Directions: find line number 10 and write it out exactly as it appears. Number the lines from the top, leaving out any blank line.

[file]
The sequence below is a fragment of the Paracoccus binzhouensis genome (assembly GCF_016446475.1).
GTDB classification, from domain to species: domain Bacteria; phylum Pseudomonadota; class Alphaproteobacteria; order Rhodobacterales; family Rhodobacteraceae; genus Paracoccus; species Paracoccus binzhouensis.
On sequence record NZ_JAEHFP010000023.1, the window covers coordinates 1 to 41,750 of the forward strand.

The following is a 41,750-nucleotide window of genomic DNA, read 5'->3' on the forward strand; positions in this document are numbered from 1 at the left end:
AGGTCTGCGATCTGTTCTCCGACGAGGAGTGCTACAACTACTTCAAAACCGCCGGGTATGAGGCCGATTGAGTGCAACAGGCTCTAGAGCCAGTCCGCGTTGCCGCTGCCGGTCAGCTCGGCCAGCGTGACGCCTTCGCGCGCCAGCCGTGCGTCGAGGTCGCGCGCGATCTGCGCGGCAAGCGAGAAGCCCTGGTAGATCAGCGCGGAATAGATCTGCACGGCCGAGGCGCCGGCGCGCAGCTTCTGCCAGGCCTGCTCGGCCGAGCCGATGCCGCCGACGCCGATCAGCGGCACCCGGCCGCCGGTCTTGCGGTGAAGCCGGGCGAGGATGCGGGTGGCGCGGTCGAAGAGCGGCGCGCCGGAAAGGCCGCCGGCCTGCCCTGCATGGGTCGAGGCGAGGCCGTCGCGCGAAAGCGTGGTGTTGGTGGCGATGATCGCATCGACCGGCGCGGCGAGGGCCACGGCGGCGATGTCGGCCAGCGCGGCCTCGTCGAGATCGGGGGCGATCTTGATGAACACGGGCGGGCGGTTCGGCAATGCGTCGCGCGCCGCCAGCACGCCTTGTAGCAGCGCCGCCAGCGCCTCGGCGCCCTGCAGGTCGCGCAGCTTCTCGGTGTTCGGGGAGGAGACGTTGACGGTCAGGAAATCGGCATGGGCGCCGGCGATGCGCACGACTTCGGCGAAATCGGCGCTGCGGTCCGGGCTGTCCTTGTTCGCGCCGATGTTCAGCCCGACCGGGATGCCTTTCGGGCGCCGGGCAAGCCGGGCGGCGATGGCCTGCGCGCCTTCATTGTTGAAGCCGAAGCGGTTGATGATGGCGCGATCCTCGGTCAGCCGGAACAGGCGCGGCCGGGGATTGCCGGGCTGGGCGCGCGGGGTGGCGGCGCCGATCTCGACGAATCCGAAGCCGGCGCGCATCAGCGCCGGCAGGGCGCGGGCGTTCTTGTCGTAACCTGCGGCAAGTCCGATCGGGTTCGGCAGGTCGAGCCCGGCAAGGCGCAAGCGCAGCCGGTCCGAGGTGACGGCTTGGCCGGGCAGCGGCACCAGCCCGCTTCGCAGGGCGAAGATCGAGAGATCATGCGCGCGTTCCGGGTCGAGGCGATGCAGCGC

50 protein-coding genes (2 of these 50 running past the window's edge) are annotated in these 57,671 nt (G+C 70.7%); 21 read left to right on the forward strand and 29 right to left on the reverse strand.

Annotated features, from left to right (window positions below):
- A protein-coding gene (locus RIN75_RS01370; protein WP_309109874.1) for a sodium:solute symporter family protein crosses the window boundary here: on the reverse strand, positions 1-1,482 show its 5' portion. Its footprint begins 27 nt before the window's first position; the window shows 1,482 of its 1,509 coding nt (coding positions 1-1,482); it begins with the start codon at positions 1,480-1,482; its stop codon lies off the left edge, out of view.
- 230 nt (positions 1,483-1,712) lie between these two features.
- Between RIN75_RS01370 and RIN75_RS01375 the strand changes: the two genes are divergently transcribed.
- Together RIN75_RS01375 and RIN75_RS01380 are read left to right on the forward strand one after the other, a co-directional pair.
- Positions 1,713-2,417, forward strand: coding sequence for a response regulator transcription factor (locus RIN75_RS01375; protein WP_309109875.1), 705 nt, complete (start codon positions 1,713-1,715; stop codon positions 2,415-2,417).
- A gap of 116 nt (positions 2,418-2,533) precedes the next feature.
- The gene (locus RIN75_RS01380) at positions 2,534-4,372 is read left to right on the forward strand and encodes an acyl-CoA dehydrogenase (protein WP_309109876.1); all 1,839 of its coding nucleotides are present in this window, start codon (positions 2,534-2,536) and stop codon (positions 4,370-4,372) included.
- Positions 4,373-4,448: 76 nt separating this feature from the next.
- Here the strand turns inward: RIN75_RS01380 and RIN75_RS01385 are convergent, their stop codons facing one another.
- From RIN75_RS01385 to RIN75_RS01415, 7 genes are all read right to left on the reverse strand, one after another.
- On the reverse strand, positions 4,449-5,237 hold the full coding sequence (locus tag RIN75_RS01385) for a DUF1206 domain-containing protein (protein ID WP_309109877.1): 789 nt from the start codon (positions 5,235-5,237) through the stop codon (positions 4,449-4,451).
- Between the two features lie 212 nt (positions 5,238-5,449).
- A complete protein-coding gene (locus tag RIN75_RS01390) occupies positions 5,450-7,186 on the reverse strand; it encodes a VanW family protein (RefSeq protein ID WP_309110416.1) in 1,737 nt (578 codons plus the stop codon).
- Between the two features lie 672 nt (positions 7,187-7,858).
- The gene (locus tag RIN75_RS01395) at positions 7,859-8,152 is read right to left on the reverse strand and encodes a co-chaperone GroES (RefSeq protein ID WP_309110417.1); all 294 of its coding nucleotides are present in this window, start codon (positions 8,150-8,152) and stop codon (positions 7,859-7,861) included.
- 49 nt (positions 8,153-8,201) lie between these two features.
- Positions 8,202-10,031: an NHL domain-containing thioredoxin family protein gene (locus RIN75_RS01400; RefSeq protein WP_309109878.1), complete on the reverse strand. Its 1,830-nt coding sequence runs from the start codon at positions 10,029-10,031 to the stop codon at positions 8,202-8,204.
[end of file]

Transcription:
- Between RIN75_RS01370 and RIN75_RS01375 the strand changes: the two genes are divergently transcribed.